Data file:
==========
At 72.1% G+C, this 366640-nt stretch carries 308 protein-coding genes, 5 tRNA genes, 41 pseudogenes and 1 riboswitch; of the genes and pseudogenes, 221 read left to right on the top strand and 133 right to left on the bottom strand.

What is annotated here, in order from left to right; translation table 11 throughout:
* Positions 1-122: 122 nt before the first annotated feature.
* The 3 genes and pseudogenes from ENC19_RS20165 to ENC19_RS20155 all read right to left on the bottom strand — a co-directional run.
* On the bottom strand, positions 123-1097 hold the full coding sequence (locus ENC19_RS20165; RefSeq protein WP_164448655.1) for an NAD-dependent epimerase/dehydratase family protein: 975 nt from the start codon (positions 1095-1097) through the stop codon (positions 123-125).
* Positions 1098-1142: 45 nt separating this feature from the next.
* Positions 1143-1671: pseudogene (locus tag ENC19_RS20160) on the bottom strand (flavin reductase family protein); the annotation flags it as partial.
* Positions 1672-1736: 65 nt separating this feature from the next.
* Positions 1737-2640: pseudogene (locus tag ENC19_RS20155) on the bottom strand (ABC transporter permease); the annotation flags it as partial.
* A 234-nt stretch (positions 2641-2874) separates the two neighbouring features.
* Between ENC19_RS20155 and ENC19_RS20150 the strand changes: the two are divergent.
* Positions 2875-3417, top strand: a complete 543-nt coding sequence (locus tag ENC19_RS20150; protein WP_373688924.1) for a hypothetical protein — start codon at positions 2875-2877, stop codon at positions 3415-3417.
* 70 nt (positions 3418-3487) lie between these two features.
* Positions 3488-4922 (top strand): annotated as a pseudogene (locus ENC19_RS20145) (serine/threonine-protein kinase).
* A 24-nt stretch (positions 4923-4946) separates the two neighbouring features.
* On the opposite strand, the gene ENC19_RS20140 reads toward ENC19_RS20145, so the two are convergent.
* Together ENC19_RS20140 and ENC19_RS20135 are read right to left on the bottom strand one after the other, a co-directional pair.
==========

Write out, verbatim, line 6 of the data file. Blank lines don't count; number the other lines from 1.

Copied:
* Positions 1098-1142: 45 nt separating this feature from the next.